Thus, our review questions were:
  1. 1.

    Does the existing literature provide enough evidence for the successful application of cloud computing in healthcare?

     
  2. 2.
    If the above question can be answered with yes:
    1. a.

      What are the major application areas?

       
    2. b.

      Are particular types of cloud concepts (public clouds, private clouds or hybrid clouds) more dominant than others?

       
    3. c.

      Are particular cloud computing services (e.g. infrastructure as a service, software as a service, and platform as a service) more dominant than others?

       
    4. d.

      Is there evidence, that the benefits, advantages and cost savings, which are typically assigned to cloud computing, could already be realized in healthcare environments?

       
     
  3. 3.
    If the above question must be answered with no:
    • What are the barriers, which still need to be overcome in order to make cloud computing a successful technology also in the healthcare domain?

     

Methods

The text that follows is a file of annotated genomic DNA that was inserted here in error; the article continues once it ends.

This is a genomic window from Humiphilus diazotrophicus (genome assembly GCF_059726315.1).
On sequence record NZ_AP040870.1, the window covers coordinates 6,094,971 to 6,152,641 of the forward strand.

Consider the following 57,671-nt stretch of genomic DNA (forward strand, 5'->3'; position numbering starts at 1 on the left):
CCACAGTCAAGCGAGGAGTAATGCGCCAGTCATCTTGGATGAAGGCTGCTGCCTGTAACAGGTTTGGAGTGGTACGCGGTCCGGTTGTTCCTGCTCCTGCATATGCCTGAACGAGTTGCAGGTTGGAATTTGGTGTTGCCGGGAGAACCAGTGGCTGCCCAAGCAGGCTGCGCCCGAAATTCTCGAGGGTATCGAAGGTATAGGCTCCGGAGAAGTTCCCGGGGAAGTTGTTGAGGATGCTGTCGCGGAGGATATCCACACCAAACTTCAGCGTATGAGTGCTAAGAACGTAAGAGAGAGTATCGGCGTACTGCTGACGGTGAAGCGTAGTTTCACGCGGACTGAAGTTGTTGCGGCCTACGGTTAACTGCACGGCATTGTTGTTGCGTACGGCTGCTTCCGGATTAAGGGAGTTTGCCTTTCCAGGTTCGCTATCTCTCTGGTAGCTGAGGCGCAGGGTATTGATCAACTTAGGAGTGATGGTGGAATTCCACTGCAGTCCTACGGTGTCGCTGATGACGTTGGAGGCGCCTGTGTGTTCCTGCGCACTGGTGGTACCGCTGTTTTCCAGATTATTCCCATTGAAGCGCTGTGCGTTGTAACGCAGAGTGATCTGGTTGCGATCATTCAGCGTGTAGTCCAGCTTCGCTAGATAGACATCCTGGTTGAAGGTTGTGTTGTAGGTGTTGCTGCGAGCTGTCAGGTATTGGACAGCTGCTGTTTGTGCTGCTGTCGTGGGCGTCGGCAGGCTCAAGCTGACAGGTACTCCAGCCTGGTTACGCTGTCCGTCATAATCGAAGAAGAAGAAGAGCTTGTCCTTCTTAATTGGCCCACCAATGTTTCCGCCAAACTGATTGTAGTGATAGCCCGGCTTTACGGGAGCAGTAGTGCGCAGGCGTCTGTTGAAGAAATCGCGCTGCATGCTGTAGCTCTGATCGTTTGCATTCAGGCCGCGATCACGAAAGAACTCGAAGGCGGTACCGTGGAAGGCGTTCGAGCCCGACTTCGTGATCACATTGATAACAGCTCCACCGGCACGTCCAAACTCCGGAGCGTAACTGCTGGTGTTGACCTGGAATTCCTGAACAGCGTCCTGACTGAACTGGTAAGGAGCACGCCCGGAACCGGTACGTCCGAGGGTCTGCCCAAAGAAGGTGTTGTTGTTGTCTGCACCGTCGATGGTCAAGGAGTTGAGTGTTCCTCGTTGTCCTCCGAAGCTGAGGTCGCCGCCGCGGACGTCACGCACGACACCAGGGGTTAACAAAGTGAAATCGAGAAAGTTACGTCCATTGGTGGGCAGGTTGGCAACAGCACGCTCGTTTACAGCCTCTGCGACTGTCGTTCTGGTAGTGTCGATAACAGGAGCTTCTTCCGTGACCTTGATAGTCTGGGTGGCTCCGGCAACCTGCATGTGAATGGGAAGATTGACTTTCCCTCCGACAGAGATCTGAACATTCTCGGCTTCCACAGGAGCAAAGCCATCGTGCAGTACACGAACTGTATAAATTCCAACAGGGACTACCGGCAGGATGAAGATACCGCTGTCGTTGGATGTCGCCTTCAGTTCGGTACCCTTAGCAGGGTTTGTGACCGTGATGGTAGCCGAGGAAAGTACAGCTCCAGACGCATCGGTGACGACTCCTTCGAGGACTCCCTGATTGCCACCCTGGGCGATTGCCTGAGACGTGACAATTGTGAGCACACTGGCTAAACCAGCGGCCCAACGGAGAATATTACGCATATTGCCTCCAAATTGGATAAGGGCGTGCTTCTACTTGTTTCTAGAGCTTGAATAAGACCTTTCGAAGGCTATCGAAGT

Carrying out the review comprised the four stages of (1) collecting publications through a MEDLINE database search, (2) a first relevance screening to filter the results, (3) a review of the relevant papers and (4) a summarization of the content.

Within this review we consider the concept of healthcare to include all activities related to diagnosis, therapy and prevention of human diseases, or injuries, as well as clinical research and healthcare management. Publications on cloud computing for research in basic medical science (e.g. molecular medicine and genomics) however have not been considered.

Search strategy

We searched the MEDLINE database in July 2013 and conducted an updated MEDLINE literature research in December 2014 for the terms “cloud computing” and “cloud-based”. Further, articles were subsequently included based on references in the publications of this first search.